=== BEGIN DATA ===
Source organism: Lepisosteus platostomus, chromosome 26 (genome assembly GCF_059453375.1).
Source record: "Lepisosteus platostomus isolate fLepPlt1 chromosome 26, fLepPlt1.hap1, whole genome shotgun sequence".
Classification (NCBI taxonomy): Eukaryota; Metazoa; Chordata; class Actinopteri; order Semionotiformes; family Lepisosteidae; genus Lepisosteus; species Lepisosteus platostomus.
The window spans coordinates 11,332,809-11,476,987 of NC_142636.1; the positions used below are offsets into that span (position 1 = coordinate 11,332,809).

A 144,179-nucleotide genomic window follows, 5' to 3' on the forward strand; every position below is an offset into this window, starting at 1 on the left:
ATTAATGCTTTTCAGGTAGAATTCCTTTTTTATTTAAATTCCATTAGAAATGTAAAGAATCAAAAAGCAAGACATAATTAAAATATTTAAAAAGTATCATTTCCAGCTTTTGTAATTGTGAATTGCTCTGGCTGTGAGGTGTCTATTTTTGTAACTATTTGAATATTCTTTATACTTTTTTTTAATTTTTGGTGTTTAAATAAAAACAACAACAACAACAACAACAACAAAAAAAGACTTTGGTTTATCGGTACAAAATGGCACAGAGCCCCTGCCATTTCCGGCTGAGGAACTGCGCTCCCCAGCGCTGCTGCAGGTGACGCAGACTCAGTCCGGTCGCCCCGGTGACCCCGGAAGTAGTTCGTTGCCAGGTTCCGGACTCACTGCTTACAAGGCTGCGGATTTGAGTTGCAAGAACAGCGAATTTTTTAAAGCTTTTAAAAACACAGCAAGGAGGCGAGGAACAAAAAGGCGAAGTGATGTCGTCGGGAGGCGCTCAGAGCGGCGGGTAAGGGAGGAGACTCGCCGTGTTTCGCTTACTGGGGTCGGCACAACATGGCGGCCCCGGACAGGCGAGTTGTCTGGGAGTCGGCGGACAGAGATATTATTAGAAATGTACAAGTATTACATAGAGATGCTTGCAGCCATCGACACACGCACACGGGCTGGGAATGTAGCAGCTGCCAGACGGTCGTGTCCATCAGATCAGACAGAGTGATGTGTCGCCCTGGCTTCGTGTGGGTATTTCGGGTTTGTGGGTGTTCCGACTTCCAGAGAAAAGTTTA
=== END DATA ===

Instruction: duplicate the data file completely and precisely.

Source organism: Lepisosteus platostomus, chromosome 26 (genome assembly GCF_059453375.1).
Source record: "Lepisosteus platostomus isolate fLepPlt1 chromosome 26, fLepPlt1.hap1, whole genome shotgun sequence".
Classification (NCBI taxonomy): Eukaryota; Metazoa; Chordata; class Actinopteri; order Semionotiformes; family Lepisosteidae; genus Lepisosteus; species Lepisosteus platostomus.
The window spans coordinates 11,332,809-11,476,987 of NC_142636.1; the positions used below are offsets into that span (position 1 = coordinate 11,332,809).

A 144,179-nucleotide genomic window follows, 5' to 3' on the forward strand; every position below is an offset into this window, starting at 1 on the left:
ATTAATGCTTTTCAGGTAGAATTCCTTTTTTATTTAAATTCCATTAGAAATGTAAAGAATCAAAAAGCAAGACATAATTAAAATATTTAAAAAGTATCATTTCCAGCTTTTGTAATTGTGAATTGCTCTGGCTGTGAGGTGTCTATTTTTGTAACTATTTGAATATTCTTTATACTTTTTTTTAATTTTTGGTGTTTAAATAAAAACAACAACAACAACAACAACAACAAAAAAAGACTTTGGTTTATCGGTACAAAATGGCACAGAGCCCCTGCCATTTCCGGCTGAGGAACTGCGCTCCCCAGCGCTGCTGCAGGTGACGCAGACTCAGTCCGGTCGCCCCGGTGACCCCGGAAGTAGTTCGTTGCCAGGTTCCGGACTCACTGCTTACAAGGCTGCGGATTTGAGTTGCAAGAACAGCGAATTTTTTAAAGCTTTTAAAAACACAGCAAGGAGGCGAGGAACAAAAAGGCGAAGTGATGTCGTCGGGAGGCGCTCAGAGCGGCGGGTAAGGGAGGAGACTCGCCGTGTTTCGCTTACTGGGGTCGGCACAACATGGCGGCCCCGGACAGGCGAGTTGTCTGGGAGTCGGCGGACAGAGATATTATTAGAAATGTACAAGTATTACATAGAGATGCTTGCAGCCATCGACACACGCACACGGGCTGGGAATGTAGCAGCTGCCAGACGGTCGTGTCCATCAGATCAGACAGAGTGATGTGTCGCCCTGGCTTCGTGTGGGTATTTCGGGTTTGTGGGTGTTCCGACTTCCAGAGAAAAGTTTA